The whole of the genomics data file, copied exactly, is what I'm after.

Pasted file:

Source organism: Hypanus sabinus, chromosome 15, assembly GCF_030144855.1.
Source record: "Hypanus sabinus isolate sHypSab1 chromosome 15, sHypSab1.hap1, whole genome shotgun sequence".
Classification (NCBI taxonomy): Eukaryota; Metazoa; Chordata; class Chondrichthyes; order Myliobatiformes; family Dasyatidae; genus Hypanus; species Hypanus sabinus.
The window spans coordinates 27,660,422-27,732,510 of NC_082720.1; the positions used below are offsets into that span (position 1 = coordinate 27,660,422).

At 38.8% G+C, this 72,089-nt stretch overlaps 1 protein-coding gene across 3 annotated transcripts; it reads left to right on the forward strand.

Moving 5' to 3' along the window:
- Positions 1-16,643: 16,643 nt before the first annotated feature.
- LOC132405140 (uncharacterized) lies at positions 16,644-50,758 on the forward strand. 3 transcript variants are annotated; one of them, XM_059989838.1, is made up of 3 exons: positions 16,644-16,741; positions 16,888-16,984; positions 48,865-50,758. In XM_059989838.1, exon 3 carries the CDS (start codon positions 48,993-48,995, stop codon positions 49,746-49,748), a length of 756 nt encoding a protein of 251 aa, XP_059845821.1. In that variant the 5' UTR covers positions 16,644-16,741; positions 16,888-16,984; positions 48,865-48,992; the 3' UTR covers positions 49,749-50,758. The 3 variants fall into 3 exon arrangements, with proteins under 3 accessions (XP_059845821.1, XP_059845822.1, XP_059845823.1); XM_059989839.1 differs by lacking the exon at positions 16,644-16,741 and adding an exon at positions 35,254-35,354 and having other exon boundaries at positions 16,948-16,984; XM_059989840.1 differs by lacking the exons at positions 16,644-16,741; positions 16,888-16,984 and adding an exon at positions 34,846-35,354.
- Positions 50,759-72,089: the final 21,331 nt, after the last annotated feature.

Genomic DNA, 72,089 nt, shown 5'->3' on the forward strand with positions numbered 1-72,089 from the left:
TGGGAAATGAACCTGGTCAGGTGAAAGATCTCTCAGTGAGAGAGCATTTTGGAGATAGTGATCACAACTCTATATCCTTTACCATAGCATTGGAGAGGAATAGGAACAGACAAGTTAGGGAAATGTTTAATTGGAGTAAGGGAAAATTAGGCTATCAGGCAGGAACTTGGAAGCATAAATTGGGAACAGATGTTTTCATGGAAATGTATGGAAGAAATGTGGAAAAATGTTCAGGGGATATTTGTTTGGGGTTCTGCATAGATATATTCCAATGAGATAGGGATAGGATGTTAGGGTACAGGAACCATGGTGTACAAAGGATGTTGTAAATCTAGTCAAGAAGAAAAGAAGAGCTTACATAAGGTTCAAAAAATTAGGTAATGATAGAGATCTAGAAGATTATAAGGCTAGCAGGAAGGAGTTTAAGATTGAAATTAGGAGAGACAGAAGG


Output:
Source organism: Hypanus sabinus, chromosome 15, assembly GCF_030144855.1.
Source record: "Hypanus sabinus isolate sHypSab1 chromosome 15, sHypSab1.hap1, whole genome shotgun sequence".
Classification (NCBI taxonomy): Eukaryota; Metazoa; Chordata; class Chondrichthyes; order Myliobatiformes; family Dasyatidae; genus Hypanus; species Hypanus sabinus.
The window spans coordinates 27,660,422-27,732,510 of NC_082720.1; the positions used below are offsets into that span (position 1 = coordinate 27,660,422).

At 38.8% G+C, this 72,089-nt stretch overlaps 1 protein-coding gene across 3 annotated transcripts; it reads left to right on the forward strand.

Moving 5' to 3' along the window:
- Positions 1-16,643: 16,643 nt before the first annotated feature.
- LOC132405140 (uncharacterized) lies at positions 16,644-50,758 on the forward strand. 3 transcript variants are annotated; one of them, XM_059989838.1, is made up of 3 exons: positions 16,644-16,741; positions 16,888-16,984; positions 48,865-50,758. In XM_059989838.1, exon 3 carries the CDS (start codon positions 48,993-48,995, stop codon positions 49,746-49,748), a length of 756 nt encoding a protein of 251 aa, XP_059845821.1. In that variant the 5' UTR covers positions 16,644-16,741; positions 16,888-16,984; positions 48,865-48,992; the 3' UTR covers positions 49,749-50,758. The 3 variants fall into 3 exon arrangements, with proteins under 3 accessions (XP_059845821.1, XP_059845822.1, XP_059845823.1); XM_059989839.1 differs by lacking the exon at positions 16,644-16,741 and adding an exon at positions 35,254-35,354 and having other exon boundaries at positions 16,948-16,984; XM_059989840.1 differs by lacking the exons at positions 16,644-16,741; positions 16,888-16,984 and adding an exon at positions 34,846-35,354.
- Positions 50,759-72,089: the final 21,331 nt, after the last annotated feature.

Genomic DNA, 72,089 nt, shown 5'->3' on the forward strand with positions numbered 1-72,089 from the left:
TGGGAAATGAACCTGGTCAGGTGAAAGATCTCTCAGTGAGAGAGCATTTTGGAGATAGTGATCACAACTCTATATCCTTTACCATAGCATTGGAGAGGAATAGGAACAGACAAGTTAGGGAAATGTTTAATTGGAGTAAGGGAAAATTAGGCTATCAGGCAGGAACTTGGAAGCATAAATTGGGAACAGATGTTTTCATGGAAATGTATGGAAGAAATGTGGAAAAATGTTCAGGGGATATTTGTTTGGGGTTCTGCATAGATATATTCCAATGAGATAGGGATAGGATGTTAGGGTACAGGAACCATGGTGTACAAAGGATGTTGTAAATCTAGTCAAGAAGAAAAGAAGAGCTTACATAAGGTTCAAAAAATTAGGTAATGATAGAGATCTAGAAGATTATAAGGCTAGCAGGAAGGAGTTTAAGATTGAAATTAGGAGAGACAGAAGG